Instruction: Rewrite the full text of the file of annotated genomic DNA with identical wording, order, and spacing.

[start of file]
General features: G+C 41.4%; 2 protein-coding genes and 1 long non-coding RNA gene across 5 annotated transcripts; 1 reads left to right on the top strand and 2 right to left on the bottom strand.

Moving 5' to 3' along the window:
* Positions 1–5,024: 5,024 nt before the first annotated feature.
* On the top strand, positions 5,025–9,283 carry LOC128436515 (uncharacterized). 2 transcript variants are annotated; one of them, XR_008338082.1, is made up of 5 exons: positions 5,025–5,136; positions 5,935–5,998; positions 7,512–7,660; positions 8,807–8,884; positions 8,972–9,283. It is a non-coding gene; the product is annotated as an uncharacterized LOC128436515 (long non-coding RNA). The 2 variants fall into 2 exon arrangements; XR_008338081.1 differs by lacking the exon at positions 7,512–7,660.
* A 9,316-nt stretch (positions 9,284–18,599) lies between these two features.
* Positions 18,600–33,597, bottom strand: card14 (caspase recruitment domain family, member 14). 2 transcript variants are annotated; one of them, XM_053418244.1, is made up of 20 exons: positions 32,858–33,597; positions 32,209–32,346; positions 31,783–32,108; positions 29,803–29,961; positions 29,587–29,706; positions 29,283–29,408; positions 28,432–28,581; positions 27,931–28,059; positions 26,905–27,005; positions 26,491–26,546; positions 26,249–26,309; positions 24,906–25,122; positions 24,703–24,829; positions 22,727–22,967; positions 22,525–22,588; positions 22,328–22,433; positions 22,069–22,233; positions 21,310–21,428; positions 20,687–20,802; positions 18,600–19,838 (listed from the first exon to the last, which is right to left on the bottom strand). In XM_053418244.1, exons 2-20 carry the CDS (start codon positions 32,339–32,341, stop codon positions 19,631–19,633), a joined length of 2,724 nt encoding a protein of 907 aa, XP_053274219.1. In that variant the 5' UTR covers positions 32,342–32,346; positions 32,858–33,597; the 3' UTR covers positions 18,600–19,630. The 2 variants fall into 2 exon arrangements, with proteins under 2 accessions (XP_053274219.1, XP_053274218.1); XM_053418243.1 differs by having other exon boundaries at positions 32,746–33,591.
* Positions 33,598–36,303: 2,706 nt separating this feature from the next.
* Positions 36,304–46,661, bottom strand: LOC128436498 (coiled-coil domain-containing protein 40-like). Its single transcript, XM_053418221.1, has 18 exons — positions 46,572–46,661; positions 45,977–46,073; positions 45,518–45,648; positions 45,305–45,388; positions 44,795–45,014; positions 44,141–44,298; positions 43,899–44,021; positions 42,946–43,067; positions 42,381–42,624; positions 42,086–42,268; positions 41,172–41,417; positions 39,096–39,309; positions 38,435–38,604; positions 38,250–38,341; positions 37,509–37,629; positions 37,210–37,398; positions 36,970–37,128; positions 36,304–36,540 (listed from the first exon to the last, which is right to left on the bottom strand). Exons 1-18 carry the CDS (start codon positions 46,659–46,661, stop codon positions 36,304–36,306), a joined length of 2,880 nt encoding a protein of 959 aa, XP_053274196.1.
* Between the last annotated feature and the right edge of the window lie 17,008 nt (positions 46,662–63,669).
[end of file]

General features: G+C 41.4%; 2 protein-coding genes and 1 long non-coding RNA gene across 5 annotated transcripts; 1 reads left to right on the top strand and 2 right to left on the bottom strand.

Moving 5' to 3' along the window:
* Positions 1–5,024: 5,024 nt before the first annotated feature.
* On the top strand, positions 5,025–9,283 carry LOC128436515 (uncharacterized). 2 transcript variants are annotated; one of them, XR_008338082.1, is made up of 5 exons: positions 5,025–5,136; positions 5,935–5,998; positions 7,512–7,660; positions 8,807–8,884; positions 8,972–9,283. It is a non-coding gene; the product is annotated as an uncharacterized LOC128436515 (long non-coding RNA). The 2 variants fall into 2 exon arrangements; XR_008338081.1 differs by lacking the exon at positions 7,512–7,660.
* A 9,316-nt stretch (positions 9,284–18,599) lies between these two features.
* Positions 18,600–33,597, bottom strand: card14 (caspase recruitment domain family, member 14). 2 transcript variants are annotated; one of them, XM_053418244.1, is made up of 20 exons: positions 32,858–33,597; positions 32,209–32,346; positions 31,783–32,108; positions 29,803–29,961; positions 29,587–29,706; positions 29,283–29,408; positions 28,432–28,581; positions 27,931–28,059; positions 26,905–27,005; positions 26,491–26,546; positions 26,249–26,309; positions 24,906–25,122; positions 24,703–24,829; positions 22,727–22,967; positions 22,525–22,588; positions 22,328–22,433; positions 22,069–22,233; positions 21,310–21,428; positions 20,687–20,802; positions 18,600–19,838 (listed from the first exon to the last, which is right to left on the bottom strand). In XM_053418244.1, exons 2-20 carry the CDS (start codon positions 32,339–32,341, stop codon positions 19,631–19,633), a joined length of 2,724 nt encoding a protein of 907 aa, XP_053274219.1. In that variant the 5' UTR covers positions 32,342–32,346; positions 32,858–33,597; the 3' UTR covers positions 18,600–19,630. The 2 variants fall into 2 exon arrangements, with proteins under 2 accessions (XP_053274219.1, XP_053274218.1); XM_053418243.1 differs by having other exon boundaries at positions 32,746–33,591.
* Positions 33,598–36,303: 2,706 nt separating this feature from the next.
* Positions 36,304–46,661, bottom strand: LOC128436498 (coiled-coil domain-containing protein 40-like). Its single transcript, XM_053418221.1, has 18 exons — positions 46,572–46,661; positions 45,977–46,073; positions 45,518–45,648; positions 45,305–45,388; positions 44,795–45,014; positions 44,141–44,298; positions 43,899–44,021; positions 42,946–43,067; positions 42,381–42,624; positions 42,086–42,268; positions 41,172–41,417; positions 39,096–39,309; positions 38,435–38,604; positions 38,250–38,341; positions 37,509–37,629; positions 37,210–37,398; positions 36,970–37,128; positions 36,304–36,540 (listed from the first exon to the last, which is right to left on the bottom strand). Exons 1-18 carry the CDS (start codon positions 46,659–46,661, stop codon positions 36,304–36,306), a joined length of 2,880 nt encoding a protein of 959 aa, XP_053274196.1.
* Between the last annotated feature and the right edge of the window lie 17,008 nt (positions 46,662–63,669).